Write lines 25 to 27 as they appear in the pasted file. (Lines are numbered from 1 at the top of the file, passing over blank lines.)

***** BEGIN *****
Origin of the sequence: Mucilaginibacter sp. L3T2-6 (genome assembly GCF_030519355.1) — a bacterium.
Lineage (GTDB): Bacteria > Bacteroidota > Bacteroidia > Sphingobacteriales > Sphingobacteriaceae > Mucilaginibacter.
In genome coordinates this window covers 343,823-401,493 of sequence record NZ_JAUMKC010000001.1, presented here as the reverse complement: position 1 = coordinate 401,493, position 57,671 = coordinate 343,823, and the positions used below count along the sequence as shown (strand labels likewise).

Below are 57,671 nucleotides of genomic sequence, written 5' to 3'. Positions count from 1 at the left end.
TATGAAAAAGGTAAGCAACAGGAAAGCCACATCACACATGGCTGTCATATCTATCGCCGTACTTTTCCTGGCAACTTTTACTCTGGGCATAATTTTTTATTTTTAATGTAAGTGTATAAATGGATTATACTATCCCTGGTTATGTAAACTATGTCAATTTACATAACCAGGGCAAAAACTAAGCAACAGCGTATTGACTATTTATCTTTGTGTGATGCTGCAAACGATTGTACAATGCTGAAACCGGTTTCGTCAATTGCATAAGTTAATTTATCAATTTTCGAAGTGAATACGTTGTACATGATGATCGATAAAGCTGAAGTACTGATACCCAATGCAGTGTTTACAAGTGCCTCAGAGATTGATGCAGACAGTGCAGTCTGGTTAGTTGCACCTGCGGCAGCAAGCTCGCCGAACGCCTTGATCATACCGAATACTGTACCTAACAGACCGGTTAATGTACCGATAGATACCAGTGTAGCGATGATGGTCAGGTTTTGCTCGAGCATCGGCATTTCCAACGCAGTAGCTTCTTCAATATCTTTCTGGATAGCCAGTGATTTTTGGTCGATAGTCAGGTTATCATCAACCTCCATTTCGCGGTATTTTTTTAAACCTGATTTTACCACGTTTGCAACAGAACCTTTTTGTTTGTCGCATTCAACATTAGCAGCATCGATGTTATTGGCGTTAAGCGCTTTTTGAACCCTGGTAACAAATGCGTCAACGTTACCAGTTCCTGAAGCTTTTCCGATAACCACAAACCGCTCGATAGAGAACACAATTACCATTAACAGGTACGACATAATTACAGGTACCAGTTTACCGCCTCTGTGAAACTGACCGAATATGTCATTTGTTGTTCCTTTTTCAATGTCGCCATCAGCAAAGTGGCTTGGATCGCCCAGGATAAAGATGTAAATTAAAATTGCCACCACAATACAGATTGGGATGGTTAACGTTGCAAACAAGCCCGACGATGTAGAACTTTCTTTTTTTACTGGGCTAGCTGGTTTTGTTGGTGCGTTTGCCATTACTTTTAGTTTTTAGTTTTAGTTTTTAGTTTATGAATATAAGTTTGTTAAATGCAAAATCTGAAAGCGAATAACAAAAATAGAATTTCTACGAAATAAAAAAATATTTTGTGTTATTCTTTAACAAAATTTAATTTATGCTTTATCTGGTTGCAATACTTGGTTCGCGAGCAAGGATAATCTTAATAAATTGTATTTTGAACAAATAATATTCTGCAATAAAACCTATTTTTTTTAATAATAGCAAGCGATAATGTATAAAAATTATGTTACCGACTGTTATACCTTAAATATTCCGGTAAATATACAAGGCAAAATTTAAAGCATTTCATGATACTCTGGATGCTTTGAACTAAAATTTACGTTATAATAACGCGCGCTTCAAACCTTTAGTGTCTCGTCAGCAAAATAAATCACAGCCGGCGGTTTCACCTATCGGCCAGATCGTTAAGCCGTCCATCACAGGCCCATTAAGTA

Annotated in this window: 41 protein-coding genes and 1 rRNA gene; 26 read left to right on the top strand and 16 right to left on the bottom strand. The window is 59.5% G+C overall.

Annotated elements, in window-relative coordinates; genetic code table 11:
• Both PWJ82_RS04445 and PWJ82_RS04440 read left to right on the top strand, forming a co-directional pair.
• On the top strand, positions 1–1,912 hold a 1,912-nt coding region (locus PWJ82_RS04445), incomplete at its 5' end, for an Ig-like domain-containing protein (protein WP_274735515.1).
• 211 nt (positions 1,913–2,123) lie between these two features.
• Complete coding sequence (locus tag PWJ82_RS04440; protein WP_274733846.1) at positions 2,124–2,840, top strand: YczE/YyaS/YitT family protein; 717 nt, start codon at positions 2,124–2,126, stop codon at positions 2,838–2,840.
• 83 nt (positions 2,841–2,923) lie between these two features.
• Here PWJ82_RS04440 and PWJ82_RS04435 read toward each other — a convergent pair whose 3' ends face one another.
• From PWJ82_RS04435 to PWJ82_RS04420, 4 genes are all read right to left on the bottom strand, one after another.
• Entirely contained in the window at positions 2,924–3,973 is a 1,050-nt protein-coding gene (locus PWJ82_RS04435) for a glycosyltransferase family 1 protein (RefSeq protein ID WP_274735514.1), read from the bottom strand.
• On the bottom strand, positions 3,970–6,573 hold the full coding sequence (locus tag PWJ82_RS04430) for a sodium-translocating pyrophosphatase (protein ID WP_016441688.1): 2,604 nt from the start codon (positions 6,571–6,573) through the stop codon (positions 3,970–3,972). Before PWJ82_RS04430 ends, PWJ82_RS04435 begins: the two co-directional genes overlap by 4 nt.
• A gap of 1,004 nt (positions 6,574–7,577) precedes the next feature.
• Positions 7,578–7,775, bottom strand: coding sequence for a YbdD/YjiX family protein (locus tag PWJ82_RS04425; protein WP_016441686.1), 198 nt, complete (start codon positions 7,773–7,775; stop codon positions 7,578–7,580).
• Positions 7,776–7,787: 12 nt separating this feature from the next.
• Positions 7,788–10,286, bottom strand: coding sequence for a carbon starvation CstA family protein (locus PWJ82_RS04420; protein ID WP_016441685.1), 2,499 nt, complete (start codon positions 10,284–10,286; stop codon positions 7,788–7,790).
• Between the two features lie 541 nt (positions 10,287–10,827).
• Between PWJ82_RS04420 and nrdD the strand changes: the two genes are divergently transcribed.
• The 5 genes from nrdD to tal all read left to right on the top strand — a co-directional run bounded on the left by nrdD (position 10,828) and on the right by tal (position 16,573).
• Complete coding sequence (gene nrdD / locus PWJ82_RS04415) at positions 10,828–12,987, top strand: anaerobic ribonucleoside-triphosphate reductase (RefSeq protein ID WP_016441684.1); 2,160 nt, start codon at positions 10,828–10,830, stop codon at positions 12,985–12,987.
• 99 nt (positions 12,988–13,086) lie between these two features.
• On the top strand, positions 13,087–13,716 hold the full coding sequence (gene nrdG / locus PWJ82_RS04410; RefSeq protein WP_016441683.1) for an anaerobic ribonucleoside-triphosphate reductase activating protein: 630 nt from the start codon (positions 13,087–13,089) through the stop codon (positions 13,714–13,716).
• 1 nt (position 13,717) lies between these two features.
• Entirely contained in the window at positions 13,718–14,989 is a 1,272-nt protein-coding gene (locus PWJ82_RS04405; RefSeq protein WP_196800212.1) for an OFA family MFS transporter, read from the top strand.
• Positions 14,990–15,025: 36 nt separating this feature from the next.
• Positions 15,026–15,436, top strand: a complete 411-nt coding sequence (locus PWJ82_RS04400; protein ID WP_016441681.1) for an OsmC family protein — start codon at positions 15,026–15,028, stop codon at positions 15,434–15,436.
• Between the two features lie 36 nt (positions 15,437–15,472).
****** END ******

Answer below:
• 99 nt (positions 12,988–13,086) lie between these two features.
• On the top strand, positions 13,087–13,716 hold the full coding sequence (gene nrdG / locus PWJ82_RS04410; RefSeq protein WP_016441683.1) for an anaerobic ribonucleoside-triphosphate reductase activating protein: 630 nt from the start codon (positions 13,087–13,089) through the stop codon (positions 13,714–13,716).
• 1 nt (position 13,717) lies between these two features.